Thursday, July 07, 2011

The provincialism of sophisticates

I was reading an article in Slightly Foxed, an excellent English quarterly devoted to neglected writing, and I came upon this quote from Marghanita Laski's 1949 Little Boy Lost that both amused and chilled me because it is still so true:

"To him it was inconceivable that an intelligent man should be happy to live in a provincial town and talk about everything in the world with people less intelligent than himself. Automatically he found himself deciding that Monsieur Mercatel could not be as intelligent as he had supposed, that he must be a man who was good on his subject and negligible outside it."

Says something about the attitude that many at, say, the New Yorker still have toward "Flyover Country", despite such writers as Annie or Jim... condescension is something we all face.

(I should add that SF ran an essay on Q-the- book a while back, obviously having no such prejudices!)


Reid Farmer said...

Reminds me of an 2008 article I came across just the other day: The Disadvantages of an Elite Education.

It didn’t dawn on me that there might be a few holes in my education until I was about 35. I’d just bought a house, the pipes needed fixing, and the plumber was standing in my kitchen. There he was, a short, beefy guy with a goatee and a Red Sox cap and a thick Boston accent, and I suddenly learned that I didn’t have the slightest idea what to say to someone like him. So alien was his experience to me, so unguessable his values, so mysterious his very language, that I couldn’t succeed in engaging him in a few minutes of small talk before he got down to work. Fourteen years of higher education and a handful of Ivy League degrees, and there I was, stiff and stupid, struck dumb by my own dumbness. “Ivy retardation,” a friend of mine calls this. I could carry on conversations with people from other countries, in other languages, but I couldn’t talk to the man who was standing in my own house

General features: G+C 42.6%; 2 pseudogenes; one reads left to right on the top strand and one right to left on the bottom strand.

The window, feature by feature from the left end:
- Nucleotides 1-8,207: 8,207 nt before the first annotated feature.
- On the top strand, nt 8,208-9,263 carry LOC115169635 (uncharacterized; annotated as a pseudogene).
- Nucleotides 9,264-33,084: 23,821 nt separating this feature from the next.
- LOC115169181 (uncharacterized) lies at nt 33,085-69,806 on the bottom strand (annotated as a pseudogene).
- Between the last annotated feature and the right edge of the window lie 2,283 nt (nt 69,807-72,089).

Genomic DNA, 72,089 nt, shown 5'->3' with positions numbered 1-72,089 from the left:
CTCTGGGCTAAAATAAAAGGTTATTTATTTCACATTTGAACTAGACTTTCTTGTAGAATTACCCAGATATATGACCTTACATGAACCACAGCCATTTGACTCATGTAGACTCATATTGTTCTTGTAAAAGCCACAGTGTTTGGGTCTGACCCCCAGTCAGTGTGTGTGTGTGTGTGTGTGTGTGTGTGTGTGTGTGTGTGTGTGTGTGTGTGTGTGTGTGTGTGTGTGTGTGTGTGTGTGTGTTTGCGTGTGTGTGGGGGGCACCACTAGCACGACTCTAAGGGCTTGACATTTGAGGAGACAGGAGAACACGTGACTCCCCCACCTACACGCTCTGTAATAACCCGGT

Matt Mullenix said...

Steve I can't decide if this is an indictment of provincialism or intelligence?

Furthermore I'm not sure that being "good on his subject but negligible outside it" is such a terrible thing. It seems better than at least one alternative.

What am I missing?

Steve Bodio said...

Reid- my first reaction is fury, which I try to temper, but such people are utterly pathetic. How can I write this blog or my books, then go down to the Spur and actually have a good time? (Which talent has never served me well with the transient nuevo colony here, a tale for another time).

More pertinently, how did PLF become a beloved and protected member of an insular rural Greek community while writing those books?

Some will talk only to their kind; others will keep ears open...